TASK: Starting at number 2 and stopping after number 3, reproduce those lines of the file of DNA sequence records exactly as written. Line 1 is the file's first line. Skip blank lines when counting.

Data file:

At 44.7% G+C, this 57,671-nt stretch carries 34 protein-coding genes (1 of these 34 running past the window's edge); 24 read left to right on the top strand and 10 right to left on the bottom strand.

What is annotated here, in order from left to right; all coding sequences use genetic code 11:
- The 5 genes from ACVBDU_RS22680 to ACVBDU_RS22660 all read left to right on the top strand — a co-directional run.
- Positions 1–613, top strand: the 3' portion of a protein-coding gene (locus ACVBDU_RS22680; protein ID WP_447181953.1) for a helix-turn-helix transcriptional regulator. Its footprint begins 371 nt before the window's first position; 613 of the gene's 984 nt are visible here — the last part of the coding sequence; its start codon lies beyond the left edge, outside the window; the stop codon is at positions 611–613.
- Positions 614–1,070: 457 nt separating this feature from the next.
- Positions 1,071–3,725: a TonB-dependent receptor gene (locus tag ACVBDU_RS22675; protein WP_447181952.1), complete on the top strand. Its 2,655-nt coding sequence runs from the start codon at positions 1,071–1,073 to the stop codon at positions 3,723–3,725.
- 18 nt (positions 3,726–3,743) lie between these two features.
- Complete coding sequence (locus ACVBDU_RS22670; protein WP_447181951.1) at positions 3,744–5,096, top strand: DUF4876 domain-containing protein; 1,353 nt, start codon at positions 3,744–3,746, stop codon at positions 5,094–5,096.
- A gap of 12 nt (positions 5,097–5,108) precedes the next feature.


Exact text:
What is annotated here, in order from left to right; all coding sequences use genetic code 11:
- The 5 genes from ACVBDU_RS22680 to ACVBDU_RS22660 all read left to right on the top strand — a co-directional run.